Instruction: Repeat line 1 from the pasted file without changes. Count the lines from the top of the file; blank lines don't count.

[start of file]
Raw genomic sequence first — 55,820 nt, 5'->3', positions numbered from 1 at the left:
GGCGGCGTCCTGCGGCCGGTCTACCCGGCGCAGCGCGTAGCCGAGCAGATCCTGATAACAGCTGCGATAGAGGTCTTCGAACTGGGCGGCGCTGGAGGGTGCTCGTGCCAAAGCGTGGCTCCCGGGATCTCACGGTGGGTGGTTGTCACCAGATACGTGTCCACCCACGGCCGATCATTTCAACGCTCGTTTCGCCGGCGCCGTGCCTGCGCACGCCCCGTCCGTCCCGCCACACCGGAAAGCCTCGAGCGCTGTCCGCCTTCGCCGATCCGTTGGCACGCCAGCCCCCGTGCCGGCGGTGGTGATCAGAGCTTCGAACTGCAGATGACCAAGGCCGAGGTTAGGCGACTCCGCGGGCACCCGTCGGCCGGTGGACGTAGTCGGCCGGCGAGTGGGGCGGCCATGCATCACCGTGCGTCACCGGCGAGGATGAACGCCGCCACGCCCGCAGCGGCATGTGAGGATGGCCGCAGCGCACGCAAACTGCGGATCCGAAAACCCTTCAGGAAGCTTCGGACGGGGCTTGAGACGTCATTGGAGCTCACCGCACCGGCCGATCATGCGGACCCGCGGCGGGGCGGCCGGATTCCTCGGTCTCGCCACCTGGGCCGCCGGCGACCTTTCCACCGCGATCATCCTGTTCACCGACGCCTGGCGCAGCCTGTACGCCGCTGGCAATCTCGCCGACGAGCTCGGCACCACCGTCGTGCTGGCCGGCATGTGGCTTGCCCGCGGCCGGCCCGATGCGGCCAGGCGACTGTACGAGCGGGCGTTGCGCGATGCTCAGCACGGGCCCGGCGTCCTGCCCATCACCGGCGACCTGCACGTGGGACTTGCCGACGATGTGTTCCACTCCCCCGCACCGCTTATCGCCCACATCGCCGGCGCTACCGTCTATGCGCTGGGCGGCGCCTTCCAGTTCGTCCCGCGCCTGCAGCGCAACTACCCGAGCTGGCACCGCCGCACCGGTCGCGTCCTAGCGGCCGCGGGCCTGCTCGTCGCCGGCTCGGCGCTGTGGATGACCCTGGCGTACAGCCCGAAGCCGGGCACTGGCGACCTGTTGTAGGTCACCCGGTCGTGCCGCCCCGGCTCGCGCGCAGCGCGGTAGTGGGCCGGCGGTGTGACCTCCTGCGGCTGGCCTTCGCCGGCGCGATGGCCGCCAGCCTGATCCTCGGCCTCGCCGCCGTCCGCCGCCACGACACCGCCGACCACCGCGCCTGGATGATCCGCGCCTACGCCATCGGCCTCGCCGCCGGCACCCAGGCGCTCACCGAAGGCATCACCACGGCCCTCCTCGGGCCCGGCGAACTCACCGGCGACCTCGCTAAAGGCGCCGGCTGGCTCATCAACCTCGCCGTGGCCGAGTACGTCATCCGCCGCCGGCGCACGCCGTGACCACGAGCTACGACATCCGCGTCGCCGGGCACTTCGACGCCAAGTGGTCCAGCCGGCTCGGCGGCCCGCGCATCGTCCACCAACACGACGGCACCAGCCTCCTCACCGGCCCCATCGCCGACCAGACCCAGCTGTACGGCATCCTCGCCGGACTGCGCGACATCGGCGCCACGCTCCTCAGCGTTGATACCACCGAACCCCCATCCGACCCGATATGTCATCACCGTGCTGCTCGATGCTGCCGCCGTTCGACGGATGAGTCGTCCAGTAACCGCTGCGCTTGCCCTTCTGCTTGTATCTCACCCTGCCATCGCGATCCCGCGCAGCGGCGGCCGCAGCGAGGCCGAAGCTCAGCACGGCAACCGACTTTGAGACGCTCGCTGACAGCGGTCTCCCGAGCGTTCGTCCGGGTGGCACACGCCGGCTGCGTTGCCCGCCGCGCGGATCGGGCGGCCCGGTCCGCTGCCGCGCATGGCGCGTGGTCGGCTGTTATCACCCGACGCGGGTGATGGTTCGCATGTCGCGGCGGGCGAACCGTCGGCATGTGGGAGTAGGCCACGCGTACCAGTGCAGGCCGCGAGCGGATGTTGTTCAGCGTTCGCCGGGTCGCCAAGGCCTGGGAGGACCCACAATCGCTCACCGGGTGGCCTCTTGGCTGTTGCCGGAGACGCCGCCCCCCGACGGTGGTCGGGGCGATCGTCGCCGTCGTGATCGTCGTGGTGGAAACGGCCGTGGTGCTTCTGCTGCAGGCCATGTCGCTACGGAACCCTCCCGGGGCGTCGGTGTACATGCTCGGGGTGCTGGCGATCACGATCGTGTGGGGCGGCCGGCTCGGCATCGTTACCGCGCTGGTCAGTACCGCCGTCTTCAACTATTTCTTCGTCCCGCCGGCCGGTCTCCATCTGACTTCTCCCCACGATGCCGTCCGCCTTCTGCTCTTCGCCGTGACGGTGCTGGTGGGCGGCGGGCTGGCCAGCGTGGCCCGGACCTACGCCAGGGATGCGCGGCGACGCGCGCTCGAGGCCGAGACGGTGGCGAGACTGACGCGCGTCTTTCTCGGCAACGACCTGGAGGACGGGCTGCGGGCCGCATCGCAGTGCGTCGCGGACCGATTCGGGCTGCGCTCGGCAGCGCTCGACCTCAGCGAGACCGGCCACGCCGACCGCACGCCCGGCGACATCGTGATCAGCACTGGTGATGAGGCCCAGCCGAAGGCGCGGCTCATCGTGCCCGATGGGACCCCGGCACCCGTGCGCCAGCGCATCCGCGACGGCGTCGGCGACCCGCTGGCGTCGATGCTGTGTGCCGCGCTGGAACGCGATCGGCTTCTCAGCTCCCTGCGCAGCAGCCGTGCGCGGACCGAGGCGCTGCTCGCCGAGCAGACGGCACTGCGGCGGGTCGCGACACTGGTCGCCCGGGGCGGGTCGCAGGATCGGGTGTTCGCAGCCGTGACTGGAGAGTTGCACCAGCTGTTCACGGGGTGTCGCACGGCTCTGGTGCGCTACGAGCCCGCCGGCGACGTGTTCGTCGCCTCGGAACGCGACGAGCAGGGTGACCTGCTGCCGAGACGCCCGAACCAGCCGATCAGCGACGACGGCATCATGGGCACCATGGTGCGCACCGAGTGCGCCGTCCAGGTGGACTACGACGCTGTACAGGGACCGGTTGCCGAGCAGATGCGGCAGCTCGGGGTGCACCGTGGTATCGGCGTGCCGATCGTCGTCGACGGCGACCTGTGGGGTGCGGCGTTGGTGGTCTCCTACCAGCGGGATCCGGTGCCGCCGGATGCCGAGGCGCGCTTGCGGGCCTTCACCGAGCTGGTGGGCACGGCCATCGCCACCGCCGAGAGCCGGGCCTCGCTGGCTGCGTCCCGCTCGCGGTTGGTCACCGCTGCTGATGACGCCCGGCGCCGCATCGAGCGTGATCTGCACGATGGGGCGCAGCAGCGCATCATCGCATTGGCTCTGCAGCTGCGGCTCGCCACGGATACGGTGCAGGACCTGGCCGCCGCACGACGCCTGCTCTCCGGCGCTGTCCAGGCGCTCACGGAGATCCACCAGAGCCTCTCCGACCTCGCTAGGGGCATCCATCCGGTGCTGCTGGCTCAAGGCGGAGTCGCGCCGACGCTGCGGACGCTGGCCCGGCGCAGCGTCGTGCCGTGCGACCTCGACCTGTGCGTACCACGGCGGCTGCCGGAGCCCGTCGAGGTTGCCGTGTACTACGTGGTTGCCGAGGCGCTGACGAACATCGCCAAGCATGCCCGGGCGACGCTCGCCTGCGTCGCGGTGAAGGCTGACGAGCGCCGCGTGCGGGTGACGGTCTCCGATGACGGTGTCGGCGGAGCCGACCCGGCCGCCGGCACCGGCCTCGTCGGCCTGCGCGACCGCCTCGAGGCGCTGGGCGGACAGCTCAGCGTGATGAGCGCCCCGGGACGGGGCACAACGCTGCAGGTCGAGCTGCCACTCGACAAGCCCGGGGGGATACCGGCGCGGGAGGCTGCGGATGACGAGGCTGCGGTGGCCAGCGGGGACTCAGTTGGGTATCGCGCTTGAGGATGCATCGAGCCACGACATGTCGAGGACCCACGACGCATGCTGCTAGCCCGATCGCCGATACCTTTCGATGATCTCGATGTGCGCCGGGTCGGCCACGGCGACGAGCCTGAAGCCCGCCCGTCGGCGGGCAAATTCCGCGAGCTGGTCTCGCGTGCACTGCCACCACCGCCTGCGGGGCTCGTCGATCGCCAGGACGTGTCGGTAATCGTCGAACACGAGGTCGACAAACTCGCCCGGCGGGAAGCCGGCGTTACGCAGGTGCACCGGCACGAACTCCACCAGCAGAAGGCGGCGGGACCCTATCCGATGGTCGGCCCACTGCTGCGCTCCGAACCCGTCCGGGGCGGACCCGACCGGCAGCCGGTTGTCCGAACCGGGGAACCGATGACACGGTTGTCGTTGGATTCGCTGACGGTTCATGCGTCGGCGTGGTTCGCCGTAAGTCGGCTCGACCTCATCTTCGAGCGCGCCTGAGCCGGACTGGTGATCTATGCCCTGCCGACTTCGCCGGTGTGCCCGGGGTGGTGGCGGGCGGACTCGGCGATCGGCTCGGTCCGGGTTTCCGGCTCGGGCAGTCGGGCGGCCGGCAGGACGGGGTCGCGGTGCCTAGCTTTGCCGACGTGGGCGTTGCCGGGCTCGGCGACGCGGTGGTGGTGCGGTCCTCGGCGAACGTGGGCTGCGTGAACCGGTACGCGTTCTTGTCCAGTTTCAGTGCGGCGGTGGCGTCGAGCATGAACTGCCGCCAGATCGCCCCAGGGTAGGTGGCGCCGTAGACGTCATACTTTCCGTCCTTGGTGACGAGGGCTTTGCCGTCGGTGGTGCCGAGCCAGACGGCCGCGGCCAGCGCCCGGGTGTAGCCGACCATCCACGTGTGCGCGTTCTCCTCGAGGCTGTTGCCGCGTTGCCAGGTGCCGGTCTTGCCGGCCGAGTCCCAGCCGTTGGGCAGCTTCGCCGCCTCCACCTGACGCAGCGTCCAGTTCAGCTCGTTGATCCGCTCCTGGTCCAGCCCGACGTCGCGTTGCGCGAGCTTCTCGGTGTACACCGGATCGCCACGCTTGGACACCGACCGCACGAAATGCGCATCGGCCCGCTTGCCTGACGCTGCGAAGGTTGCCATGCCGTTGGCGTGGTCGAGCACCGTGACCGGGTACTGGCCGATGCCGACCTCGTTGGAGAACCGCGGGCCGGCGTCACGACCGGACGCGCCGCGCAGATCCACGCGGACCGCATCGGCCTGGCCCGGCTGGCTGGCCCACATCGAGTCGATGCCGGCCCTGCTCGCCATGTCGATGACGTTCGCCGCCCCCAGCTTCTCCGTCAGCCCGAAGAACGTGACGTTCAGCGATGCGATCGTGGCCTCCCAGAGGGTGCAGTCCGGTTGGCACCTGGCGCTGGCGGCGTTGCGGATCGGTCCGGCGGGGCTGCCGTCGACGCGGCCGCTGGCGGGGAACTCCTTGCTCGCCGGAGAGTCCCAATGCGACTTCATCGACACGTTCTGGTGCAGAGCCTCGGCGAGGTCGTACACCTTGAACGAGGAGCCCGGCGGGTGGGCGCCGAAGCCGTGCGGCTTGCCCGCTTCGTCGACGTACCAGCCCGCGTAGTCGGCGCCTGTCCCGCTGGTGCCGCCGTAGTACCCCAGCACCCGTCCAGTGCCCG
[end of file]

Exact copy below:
Raw genomic sequence first — 55,820 nt, 5'->3', positions numbered from 1 at the left: